November 1943


Hitherto, the Kommando had used III./KG 40’s air-to-ground frequency but changed to another as of 1 November. The normal one-aircraft overnight patrols were flown on the 2nd, 5th, 6th and 7th; the night of 8/9 November saw two He 111 aloft 45 minutes apart whereas just one machine was flying the night after that. The pattern changed entirely on the 10th, leading British analysts to used the report heading “Operations by Special Detachment (?) (Bordeaux)”: a Ju 188 was to operate from 0630–1200 and a Ju 88 from 1800–2315 but no wireless traffic was heard to establish whether they did indeed fly.

Meanwhile, at the Werneuchen trials establishment on 3 November, a note had been filed about a three-day visit by two officers to Luftflotte 2 whose Head of Signals, Genltn. Eduard Schützek, had offered his thoughts on tactical signals reconnaissance which were likely as applicable over Biscay as in the Mediterranean theatre:

To obtain a clear picture of the effectiveness of jamming and deception of enemy night fighting, ground and air signals monitoring must be linked directly to combat assignments. We must get a point where the results of monitoring and the knowledge derived from them are brought to the attention of the troops after each operation so it can be taken to account on the next.

An order went out on the afternoon of the 7th to all U-boats stressing again the value of bringing in prisoners as “the best and most reliable source of intelligence concerning enemy … location gear and methods”, and six days later, those operating in the Atlantic were told that:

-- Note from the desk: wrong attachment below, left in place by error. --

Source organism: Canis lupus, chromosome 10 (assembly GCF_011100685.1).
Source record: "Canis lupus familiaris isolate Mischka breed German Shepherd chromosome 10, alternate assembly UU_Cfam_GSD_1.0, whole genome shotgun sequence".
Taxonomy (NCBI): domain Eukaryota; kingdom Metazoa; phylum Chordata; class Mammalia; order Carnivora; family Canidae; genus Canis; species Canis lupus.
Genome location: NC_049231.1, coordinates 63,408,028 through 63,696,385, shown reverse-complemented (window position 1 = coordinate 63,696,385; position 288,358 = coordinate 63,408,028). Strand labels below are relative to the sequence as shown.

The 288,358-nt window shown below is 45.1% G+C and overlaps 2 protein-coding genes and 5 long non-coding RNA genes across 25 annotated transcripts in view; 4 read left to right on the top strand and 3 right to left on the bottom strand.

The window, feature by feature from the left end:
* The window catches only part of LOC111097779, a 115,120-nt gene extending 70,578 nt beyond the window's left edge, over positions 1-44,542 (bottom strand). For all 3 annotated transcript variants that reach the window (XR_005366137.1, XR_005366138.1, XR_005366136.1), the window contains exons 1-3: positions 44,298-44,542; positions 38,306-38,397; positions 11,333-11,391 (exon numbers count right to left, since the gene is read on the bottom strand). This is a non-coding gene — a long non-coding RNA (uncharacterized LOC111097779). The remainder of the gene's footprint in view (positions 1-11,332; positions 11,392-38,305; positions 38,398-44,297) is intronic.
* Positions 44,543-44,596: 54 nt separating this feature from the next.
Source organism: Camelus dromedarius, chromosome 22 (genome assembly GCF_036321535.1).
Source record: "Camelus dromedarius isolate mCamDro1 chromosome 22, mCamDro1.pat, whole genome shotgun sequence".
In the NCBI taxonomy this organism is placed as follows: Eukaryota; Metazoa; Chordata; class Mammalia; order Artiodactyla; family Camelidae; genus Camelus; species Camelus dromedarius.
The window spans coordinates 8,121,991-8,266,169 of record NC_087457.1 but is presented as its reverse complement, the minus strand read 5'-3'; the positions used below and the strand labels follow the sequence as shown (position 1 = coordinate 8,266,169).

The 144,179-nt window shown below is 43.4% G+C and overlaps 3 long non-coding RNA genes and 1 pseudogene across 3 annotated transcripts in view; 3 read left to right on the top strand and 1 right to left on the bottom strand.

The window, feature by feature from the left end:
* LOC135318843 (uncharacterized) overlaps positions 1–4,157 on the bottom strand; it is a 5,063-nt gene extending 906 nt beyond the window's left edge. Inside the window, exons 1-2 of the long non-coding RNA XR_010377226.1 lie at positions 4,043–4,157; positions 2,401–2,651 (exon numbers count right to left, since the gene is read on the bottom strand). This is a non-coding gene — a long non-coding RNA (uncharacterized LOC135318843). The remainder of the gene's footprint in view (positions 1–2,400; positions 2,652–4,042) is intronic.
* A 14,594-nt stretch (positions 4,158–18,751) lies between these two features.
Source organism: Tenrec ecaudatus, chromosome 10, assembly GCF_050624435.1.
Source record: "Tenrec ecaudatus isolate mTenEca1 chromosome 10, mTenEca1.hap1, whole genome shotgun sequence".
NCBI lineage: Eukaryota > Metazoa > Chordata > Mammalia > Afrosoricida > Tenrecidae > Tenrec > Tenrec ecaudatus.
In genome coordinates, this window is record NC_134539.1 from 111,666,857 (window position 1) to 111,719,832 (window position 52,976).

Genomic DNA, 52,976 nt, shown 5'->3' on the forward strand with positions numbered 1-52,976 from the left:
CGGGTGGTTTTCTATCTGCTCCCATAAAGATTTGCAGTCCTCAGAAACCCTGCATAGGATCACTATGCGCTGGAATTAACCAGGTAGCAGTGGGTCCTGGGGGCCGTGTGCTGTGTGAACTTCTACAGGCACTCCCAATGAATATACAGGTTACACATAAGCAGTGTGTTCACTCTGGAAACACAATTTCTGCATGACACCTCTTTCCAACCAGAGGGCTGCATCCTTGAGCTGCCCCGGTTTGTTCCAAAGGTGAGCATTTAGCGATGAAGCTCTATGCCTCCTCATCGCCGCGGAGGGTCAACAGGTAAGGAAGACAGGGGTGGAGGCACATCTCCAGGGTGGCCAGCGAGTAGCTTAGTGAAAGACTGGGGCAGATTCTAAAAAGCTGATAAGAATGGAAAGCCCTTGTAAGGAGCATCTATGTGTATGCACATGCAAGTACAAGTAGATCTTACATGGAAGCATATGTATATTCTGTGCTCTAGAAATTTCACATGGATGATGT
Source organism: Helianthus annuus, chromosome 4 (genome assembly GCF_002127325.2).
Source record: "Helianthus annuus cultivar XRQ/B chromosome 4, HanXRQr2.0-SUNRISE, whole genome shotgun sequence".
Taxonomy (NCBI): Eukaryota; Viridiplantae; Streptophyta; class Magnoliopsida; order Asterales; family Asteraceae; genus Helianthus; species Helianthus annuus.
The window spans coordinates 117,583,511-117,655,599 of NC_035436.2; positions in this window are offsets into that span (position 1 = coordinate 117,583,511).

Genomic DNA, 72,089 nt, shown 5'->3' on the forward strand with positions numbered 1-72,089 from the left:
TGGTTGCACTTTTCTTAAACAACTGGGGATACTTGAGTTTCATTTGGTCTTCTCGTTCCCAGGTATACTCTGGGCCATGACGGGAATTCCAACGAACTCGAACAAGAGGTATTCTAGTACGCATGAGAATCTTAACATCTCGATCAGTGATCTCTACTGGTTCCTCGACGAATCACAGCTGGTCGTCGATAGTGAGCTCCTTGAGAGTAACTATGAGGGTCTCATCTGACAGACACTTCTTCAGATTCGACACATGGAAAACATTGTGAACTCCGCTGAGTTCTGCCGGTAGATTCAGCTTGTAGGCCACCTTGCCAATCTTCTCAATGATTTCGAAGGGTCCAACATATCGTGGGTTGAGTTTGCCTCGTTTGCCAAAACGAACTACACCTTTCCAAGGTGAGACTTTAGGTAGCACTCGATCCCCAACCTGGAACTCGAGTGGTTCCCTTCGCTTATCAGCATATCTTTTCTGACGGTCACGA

We have good reason to suppose that enemy air reconnaissance picks up our disposition-lines by methods of location which in part we are still not able to get on to … In the field of radar location, equipment with detection-receiver Naxos and Borkum (as well as Wanze ‘G2’) will ensure radar search, without the drawbacks due to radiation, over all wave-bands so far known to be vital. Search of further wave-bands will be carried out by boats with special equipment.

NOTE: The Borkum Detektorempfänger (detector receiver) covered roughly the 1–3 metre waveband and shared Naxos’s low-frequency amplifier.

Evidently three months of special flights over Biscay had not established to the Germans’ satisfaction just how the Allies were able to find their submarines so frequently and so intelligence must be gathered by other means Late on 28 November, Kptltn. Horst Hepp of U-238 transmitted his own piece of PoW information from the Atlantic:

Statements by British W/T Operator indicate passive location … He has had two years’ A/S [anti-submarine] training, maintains that with the same location [gear] he can distinguish German U-boat from British submarine.

Operational Watch's report for the 13th speaks for the first time of the “‘RASTEDTER’ Special Detachment” (the name revealed by ULTRA, so almost certainly “’Rastedter’ Sonderkommando” in the original), noting that a Bordeaux ground station was active on the unit’s frequency from throughout the small hours and that a Ju 188 “which … may be connected with this detachment” was to start from that aerodrome at 0810 and return by 1400.

The next day, it was planned that a Ju 188 should start at 1100 and return around six hours later, this flight being tentatively connected by the British with contact between “K” and Bordeaux early in the afternoon. On 15 November it was the turn of “G” which reported that it was breaking off its mission at 1358 and returning to base. Three sorties were planned for the next day: an He 111 up at 0050; a Ju 188 from 0200–0700 and another from 0600. This last was thought to have been “L” which was called unsuccessfully from 1400–1432. A Ju 88 was operating on the evening of the 17th and an He 111 in the early hours of the next morning.

12 November: After a search in BP 9100/9200 of Spanish fishing vessels suspected of carrying radar, the steamer PANSEMKA is being brought into the Gironde for search.

13 November: Five Spanish fishing vessels were brought into the Gironde for search … numerous further boats were searched at sea. Apart from normal radio sets, nothing was found.

War Diary, Kriegsmarine Staff, Operations Division

continued on next page …


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